Over-Parenting Okay, I’ll be the first to admit it. I’m an overprotective parent. I have a tendency to overdo it and obsess over the little things that don’t really matter. I guess that’s why I was intrigued by TIME magazine’s cover story a couple of years ago, "The Case Against Over-Parenting: Why Mom and Dad Need to Cut the Strings."
Nancy Gibbs begins her article with these provocative words: "The insanity crept up on us slowly: we just wanted the best for our kids."
Ironically, a good desire has led many parents to become obsessed with their kids’ safety and success. Gibbs calls them “helicopter parents” as they hover over their children’s lives from the classroom to the ball field protecting them and pushing them to succeed.
The result? By worrying about the wrong things, Gibbs says, “we do actual damage to our children, raising them to be anxious and unadventurous.” (Pediatricians have also found that this hurried lifestyle of constant pressure and stress can contribute to health problems like childhood obesity and depression).
So what’s the solution? Well, if the problem was simply hovering over our children’s lives, the solution would be to simply back off and lighten up. And there’s some truth to that! But the problem goes much deeper.
The problem is that we are afraid. If our greatest aim as parents is to protect our children and prepare them to receive some kind of academic or athletic recognition, than most likely we are parenting out of fear. Why? Because deep down we’re scared if they don’t succeed. We feel like we’ve failed as parents. So we work hard to prepare our children to make the grade or make the team so we would look good. It’s like our children are little trophies that we, as Paul Tripp says, “secretly want to display on the mantels of our lives as visible testimonies to a job well done” (Age of Opportunity, p.35).
If we were honest, we would admit that much of our parenting is motivated by fear. That’s what keeps us from lightening up and letting go of the reins. And what’s more, as Christians we spend so much time protecting our children from the world that we fail to prepare them to make a difference in this world. Biblical parenting, however, pictures parents as courageous warriors getting ready to release their children into battle. Psalm 127:4 says:
Like arrows in the hand of a warrior so are the children of one’s youth.
Arrows were made to fly. They can’t sit safely in the quiver or rest on the bow forever. They must be released! That’s what our preparation is ultimately for–to release our children into this world equipped with the gospel of Jesus Christ to serve people for the glory of Christ.
So lighten up all you helicopter parents! (me included). Let go of the reins. Parent your children as God parents you. Protect them, yes. But all the while prepare them … so you can release them … to fly into the battle with the glory of the gospel.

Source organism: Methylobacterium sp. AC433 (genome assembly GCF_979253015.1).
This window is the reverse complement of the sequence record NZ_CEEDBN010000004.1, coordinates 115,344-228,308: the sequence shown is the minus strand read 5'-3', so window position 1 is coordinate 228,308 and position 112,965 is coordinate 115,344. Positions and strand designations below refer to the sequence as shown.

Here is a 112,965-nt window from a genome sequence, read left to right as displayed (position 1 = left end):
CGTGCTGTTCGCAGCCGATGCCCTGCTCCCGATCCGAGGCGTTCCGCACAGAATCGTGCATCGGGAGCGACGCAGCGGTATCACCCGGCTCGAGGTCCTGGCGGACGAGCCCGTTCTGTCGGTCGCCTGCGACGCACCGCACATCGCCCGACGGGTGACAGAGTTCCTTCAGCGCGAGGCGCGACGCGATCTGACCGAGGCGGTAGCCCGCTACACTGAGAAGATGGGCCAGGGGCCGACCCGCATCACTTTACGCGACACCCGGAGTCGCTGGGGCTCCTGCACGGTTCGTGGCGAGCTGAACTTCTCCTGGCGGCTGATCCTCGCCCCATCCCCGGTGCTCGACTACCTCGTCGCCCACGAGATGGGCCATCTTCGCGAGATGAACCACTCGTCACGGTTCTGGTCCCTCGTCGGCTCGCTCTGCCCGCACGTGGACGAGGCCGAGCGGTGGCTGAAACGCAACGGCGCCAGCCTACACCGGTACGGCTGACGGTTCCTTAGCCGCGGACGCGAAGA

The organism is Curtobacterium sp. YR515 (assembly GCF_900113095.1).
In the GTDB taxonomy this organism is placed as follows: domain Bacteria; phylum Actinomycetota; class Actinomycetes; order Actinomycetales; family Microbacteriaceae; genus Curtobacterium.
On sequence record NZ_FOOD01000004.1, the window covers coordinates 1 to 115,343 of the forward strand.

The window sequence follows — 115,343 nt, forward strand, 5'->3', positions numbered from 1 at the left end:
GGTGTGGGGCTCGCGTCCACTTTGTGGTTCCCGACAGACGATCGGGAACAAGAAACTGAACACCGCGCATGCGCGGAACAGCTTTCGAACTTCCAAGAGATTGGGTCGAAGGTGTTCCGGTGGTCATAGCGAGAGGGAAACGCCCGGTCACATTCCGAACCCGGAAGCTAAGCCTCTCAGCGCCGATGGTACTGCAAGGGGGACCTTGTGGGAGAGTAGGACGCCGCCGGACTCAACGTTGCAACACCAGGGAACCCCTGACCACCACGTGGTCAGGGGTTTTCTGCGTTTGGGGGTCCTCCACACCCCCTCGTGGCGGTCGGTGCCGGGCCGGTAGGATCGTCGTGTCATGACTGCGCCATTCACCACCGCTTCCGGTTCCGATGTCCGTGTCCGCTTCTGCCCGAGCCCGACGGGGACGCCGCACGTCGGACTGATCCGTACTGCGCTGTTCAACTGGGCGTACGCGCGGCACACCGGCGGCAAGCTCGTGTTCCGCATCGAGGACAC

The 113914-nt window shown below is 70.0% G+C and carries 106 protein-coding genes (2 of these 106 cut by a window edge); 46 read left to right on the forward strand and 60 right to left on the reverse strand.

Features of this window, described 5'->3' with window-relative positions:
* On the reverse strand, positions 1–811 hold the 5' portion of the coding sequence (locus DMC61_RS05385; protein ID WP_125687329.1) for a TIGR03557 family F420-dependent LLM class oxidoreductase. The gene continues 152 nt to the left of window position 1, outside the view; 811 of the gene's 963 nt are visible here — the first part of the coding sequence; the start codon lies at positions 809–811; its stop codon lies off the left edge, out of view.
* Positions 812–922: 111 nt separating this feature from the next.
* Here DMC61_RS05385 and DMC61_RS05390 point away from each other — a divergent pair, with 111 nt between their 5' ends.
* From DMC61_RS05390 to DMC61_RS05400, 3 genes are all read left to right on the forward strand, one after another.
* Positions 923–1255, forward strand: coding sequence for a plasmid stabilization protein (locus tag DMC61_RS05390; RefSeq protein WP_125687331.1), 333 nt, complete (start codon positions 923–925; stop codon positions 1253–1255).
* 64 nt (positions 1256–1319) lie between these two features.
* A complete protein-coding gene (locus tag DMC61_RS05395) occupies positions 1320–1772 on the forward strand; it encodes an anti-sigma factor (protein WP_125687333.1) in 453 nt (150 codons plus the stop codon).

Much of our parenting is motivated by fear. Consequently, we’re more concerned with protecting our children from the world than preparing them to make a difference in this world. Gospel-centered, missional parenting is much different. It pictures parents as courageous warriors getting ready to release their children into battle. Psalm 127:4 says,
I see missional parenting happening in 3 stages. Of course these stages are fairly fluid with some overlap to be expected.
Gregg Harris says that in the time Psalm 127 was written, there were no arrow factories. Consequently, it took time for each arrow to be crafted with care and precision. The arrow had to have a good sharp tip on one end–that might deal with academic training and biblical instruction; and it had to have a good set of the fletching on the other end–which might apply to discipline. This would provide the arrow with a guidance system. So as parents, we must see ourselves as warriors shaping our young children during their formative years with doctrine and discipline driven by the gospel.
As children grow and mature we must give them opportunities to see the sinful reality of the world around them. Under our guidance and supervision we must expose our children to fallen creation and the crying need for restoration. Instead of an “us vs. them” mentality, we must teach our children to see and serve our culture through the lens of the gospel. We could picture this stage as the arrow being pulled out of the quiver and onto the bow.
Arrows were made to fly. They can’t sit in the quiver or rest on the bow forever. They must be released! Yet the point of release is often the most difficult time in parenting. As Gregg Harris says:
When you aim the arrow and release the arrow, beware–the greatest tension in your relationship with your children will often be just before you release them. Because it feels to the arrow like it’s going backwards when it wants to go forward. The tension is building in the bow, the warrior is aiming, and then there’s the release. From that point on, the guidance system that is in the arrow itself is what keeps it on track.
There comes a time when we must release our children into the battle. This is the purpose of the arrow as well as the purpose of parenting. We cannot be scared of this sinful world. Indeed, this is the world Jesus entered into and told us, “As the Father sent me, so I send you” (John 17:18). So let us follow our Savior with the attitude of a warrior as we prepare our children for the battle.
Doug Wolter served for eight years as family pastor at LaGrange Baptist Church in Kentucky. He is now senior pastor at Oak Hill Baptist Church in Humboldt, Iowa. He has an amazing wife and three incredible kids who continue to humble him and fill him with joy. He enjoys drinking coffee, reading, exercising, and blogging at life2getherblog.com.